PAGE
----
Lisa Mason is the author of eight novels, including Summer of Love, A Time Travel (Bantam), a San Francisco Chronicle Recommended Book and Philip K. Dick Award Finalist, The Gilded Age, A Time Travel (Bantam) a New York Times Notable Book and New York Public Library Recommended Book, a collection of previously published fiction, Strange Ladies: 7 Stories (Bast Books), and two dozen stories and novellas in magazines and anthologies worldwide. Mason's Omni story, "Tomorrow's Child," sold outright as a feature film to Universal Studios. Her first novel, Arachne, debuted on the Locus Hardcover Bestseller List.

Strange Ladies: 7 Stories by Lisa Mason

As I mulled over my published short fiction, I found seven wildly different stories with one thing in common—diverse heroines totally unlike me. I'm the girl next door. I have no idea where these Strange Ladies came from.

In The Oniomancer (Asimov's Science Fiction Magazine), a Chinese-American punk bicycle messenger finds an artifact on the street. In Guardian (Asimov's Science Fiction Magazine), an African-American gallerist resorts to voodoo to confront a criminal. In Felicitas (Desire Burn: Women Writing from the Dark Side of Passion [Carroll and Graf]), a Mexican immigrant faces life as a cat shapeshifter. In Stripper (Unique Magazine), an exotic dancer battles the Mob. In Triad (Universe 2 [Bantam]), Dana Anad lives half the time as a woman, half as a man, and falls in love with a very strange lady. In Destination (Magazine of Fantasy and Science Fiction), a driver takes three strangers from a ride board on a cross-country trip as the radio reports that a serial killer is on the loose. In Transformation and the Postmodern Identity Crisis (Fantastic Alice [Ace]), Alice considers life after Wonderland.


People in publishing today—editors and agents—are calling for diversity in science fiction and fantasy. Yet science fiction and fantasy writers, especially women writers, have been writing diverse stories for two or three decades! That includes me, and this collection is proof. As I mulled over my published short fiction, I found seven wildly different stories with one thing in common—diverse heroines totally unlike me. I'm the girl next door from Ohio. I have no idea where these Strange Ladies came from. Enjoy their stories and their worlds in The Story Collection StoryBundle. – Lisa Mason



  • "Offers everything you could possibly want, from more traditional science fiction and fantasy tropes to thought-provoking explorations of gender issues and pleasing postmodern humor…This is a must-read collection."

    – The San Francisco Review of Books
  • "Lisa Mason might just be the female Phillip K. Dick. Like Dick, Mason's stories are far more than just sci-fi tales, they are brimming with insight into human consciousness and the social condition….a sci-fi collection of excellent quality….you won't want to miss it."

    – The Book Brothers Review Blog
  • "Fantastic book of short stories….Recommended."

    – Reader Review




Sal is running low on gas, cash, and inner peace ninety miles west of Provo, so on a whim she swings off the freeway and guns it through Boulder, aiming to pick up riders as soon as day breaks. Now Sal, Frankie'd say, if I told you once, honey, I told you a thousand times. Just 'cause you get a whim don't mean you got to go do it.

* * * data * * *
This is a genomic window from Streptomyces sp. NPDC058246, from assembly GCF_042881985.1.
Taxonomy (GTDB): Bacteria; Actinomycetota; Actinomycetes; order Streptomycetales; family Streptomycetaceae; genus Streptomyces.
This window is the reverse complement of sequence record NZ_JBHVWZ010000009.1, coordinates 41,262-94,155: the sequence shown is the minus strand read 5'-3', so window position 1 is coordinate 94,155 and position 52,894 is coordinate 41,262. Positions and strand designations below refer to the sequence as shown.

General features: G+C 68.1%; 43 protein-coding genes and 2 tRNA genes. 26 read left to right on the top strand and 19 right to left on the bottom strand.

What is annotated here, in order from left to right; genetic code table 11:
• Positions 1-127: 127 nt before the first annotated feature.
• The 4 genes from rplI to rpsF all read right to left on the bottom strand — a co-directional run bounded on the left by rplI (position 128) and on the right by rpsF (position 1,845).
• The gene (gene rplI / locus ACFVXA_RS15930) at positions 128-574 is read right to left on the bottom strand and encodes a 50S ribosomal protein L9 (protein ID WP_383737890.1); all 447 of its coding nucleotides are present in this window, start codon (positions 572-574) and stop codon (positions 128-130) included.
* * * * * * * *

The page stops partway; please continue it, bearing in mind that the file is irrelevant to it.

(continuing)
But Frankie ain't here to honey this and honey that and the radio has been railing all night about the trail of blood from Los Angeles to New York and back again. Sal herself is eastbound from L.A. Small chance she'd run into the Slash 'N' Basher, who they think is heading west.

But between eastbound and west, there's just a thin white line and the speed in her wheels. Deep night before dawn, the scrub plains of Nevada, mountains stark as a moonscape, make her lonely and a little bit scared.

* * *

Dawn stabs her eyes as she finds her way to the college in Boulder, a collection of retro-futuristic towers that look like the set of a Woody Allen movie from the Sixties. In fact, the campus was a set of that silly movie, or so Sal has it on good authority.

What a grin! Her journey is touched—yet again—by the magic of movies.

In the slightly shabby student union, she finds a ride board. A serious expanse of cork thumb-tacked with printouts and hand-lettered signs, everything fringed with phone numbers, fax numbers, email addresses.

Her 1978 sea-green Olds Delta Royale Eighty-eight is a big old boat from a used car lot. She could take five skinny Goths, a married couple with a kid, or four freshmen with a week's change of clothes.

Sal is no mood for complications. She decides three eastbound one-ways, with two hundred bucks each for gas and a backpack to stow, will do the trick. She tears off a handful of fringe, heads down the hall to the old-fashioned phone booth. She dials up a bunch of old-fashioned phone numbers.

Three sleepy voices answer on the first try. Is this luck? She tells each of them to pack it up, bring coin of the realm, and get on over to the student union. She's heading out on the highway at eight A.M. sharp, come hell or nuclear winter.